Today Amnesty International USA will be hosting a Tweet Chat with Tom Parker, our Policy Director for Terrorism, Counterterrorism and Human Rights.
Today also marks the beginning of the Military Commission proceedings for Guantánamo detainee Omar Khadr, who has been in U.S. custody since the age of 15. While the U.S. ratified the Optional Protocol to the Convention on the Rights of the Child on the Involvement of Children in Armed Conflict in 2002, which Khadr should be protected by, the military commission trial completely fails this international obligation. What’s more is that some of Khadr’s statements may have been made while he was being tortured. Just yesterday, his statements have been ruled admissible as the prosecution has maintained in its legal filings that “the accused was not tortured; nor subjected to cruel, inhuman or degrading treatment.”
Now’s your chance to get your questions answered on the Obama administration’s plans to close Guantánamo, or, even more generally, U.S. policy on torture, terrorism or detainment.
Join Amnesty International today for a Tweet Chat to discuss Khadr’s case and that of other detainees at Guantanamo.
WHEN: Today Tuesday, August 10th from 2:00 – 3:00 pm EST
WHERE: Follow Tom on Twitter @TomAtAmnesty
HOW: Submit questions on Twitter any time from now through August 10th using hashtag #AskAI. Example: How else should the U.S. gain intelligence re: terrorism plots w/o using torture? #askai
By Alex Neve, Secretary General of Amnesty International Canada. Neve is currently at Guantánamo to observe the military commissions proceedings against detainee Omar Khadr. This is his second in a series of posts from the field.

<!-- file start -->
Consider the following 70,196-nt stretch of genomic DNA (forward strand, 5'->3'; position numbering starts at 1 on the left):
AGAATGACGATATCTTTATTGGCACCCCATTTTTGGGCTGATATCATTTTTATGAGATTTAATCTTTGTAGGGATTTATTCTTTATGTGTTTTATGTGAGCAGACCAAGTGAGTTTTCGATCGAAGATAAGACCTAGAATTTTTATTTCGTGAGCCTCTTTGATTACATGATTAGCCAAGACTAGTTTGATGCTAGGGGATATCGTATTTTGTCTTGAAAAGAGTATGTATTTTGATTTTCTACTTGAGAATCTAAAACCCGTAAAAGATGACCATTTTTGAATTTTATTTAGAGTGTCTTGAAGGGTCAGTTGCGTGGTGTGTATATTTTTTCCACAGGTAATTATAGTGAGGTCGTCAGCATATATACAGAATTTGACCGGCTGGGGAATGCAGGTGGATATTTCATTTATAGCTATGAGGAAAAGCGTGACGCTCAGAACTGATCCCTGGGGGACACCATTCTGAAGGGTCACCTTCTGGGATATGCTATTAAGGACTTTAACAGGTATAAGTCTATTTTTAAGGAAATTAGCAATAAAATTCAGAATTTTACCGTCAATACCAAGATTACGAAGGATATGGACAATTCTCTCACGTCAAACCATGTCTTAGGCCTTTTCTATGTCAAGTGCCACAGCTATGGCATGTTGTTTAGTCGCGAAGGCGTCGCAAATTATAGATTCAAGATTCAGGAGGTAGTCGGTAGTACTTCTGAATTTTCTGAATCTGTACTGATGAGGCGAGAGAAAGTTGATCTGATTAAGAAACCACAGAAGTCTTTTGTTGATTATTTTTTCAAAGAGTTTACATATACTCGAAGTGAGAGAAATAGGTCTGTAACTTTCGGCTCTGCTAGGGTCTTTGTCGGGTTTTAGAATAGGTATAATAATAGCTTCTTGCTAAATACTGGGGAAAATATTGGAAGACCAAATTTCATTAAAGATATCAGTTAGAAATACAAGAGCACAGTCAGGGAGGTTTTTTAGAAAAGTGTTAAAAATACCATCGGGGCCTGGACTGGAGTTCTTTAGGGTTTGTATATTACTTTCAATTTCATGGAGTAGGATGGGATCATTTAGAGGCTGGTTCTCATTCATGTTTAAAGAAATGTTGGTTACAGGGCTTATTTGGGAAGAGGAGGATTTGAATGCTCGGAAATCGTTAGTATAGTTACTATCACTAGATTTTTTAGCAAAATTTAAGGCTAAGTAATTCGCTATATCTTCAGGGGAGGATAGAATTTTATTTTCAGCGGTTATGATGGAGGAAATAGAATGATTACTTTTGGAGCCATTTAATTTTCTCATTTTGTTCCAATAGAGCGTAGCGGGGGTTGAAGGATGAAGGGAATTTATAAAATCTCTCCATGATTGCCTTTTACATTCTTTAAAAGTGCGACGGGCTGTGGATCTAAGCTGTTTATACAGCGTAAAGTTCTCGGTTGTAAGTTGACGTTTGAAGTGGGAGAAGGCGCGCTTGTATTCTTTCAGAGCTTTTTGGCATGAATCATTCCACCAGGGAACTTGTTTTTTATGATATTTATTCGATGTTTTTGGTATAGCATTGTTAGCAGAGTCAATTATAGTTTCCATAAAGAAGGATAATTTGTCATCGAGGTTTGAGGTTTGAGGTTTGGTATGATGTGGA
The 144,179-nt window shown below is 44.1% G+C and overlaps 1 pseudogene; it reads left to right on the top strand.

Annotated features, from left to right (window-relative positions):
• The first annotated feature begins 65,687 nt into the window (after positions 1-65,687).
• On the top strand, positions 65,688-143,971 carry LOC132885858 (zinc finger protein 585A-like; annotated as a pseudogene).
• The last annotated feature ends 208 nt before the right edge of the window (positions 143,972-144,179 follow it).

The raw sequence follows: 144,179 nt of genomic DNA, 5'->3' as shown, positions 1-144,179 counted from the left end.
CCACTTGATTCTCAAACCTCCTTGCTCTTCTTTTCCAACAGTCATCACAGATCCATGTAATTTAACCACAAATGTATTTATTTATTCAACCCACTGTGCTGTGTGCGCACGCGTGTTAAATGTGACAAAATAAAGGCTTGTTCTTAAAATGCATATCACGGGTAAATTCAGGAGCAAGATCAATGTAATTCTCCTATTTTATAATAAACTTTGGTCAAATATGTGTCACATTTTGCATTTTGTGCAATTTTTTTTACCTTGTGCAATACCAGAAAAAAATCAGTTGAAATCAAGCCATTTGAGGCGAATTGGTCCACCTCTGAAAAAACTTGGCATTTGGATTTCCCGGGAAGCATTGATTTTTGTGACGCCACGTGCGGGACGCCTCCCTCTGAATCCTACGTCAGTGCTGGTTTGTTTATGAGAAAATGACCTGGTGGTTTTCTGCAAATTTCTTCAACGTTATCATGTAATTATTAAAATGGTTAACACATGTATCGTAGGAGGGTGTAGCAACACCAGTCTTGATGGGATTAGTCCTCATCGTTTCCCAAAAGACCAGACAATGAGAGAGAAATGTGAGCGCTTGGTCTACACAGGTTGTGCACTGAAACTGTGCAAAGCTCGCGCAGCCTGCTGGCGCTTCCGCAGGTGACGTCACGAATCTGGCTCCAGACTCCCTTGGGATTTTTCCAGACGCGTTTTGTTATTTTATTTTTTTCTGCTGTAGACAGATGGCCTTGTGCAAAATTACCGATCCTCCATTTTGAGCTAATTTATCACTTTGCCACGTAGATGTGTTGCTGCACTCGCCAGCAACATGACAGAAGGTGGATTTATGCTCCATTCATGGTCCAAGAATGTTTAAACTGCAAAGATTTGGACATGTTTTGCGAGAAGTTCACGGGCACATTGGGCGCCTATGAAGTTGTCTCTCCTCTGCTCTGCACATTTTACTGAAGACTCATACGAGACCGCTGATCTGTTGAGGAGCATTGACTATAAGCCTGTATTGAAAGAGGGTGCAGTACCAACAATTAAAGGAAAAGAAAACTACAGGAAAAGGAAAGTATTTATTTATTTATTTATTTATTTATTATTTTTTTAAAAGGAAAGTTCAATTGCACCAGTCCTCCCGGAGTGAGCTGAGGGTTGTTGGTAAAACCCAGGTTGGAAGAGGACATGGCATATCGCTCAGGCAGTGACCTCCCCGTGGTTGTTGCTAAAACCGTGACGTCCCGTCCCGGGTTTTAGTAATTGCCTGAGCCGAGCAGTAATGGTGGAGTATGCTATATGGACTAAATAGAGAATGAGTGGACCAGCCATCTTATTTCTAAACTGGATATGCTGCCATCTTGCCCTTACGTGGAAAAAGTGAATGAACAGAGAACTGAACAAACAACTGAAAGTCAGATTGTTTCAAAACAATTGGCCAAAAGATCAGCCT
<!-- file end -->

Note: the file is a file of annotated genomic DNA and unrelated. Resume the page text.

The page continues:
Photo: Alex Neve at Guantánamo Bay
Omar Khadr’s case has been in the military commission pipeline for several years – he was first charged in November 2005 under the system thrown out the following year by the US Supreme Court. His case has had various false starts under a variety of different versions of the military commission process.
His case has been slated to come up before the latest version of military commissions for months. Lawyers, journalists, observers, government and military officials have arrived – anticipating that key legal issues were finally going to get an airing. All this lead time; all this preparation – you would at least expect everything to be in place.
But there is no confidence at all that things are going to get off to a smooth start. One key piece of the equation that is missing is the set of rules to govern the military commission process under legislation passed in late 2009. Under the revised Military Commissions Act (MCA), signed by President Obama last October, the Secretary of Defense was supposed to submit to Congress within 90 days the rules for military commissions – that is, the Manual for Military Commissions. At the moment, the only manual that has been available is a 2007 version under the 2006 MCA.
SEE THE REST OF THIS POST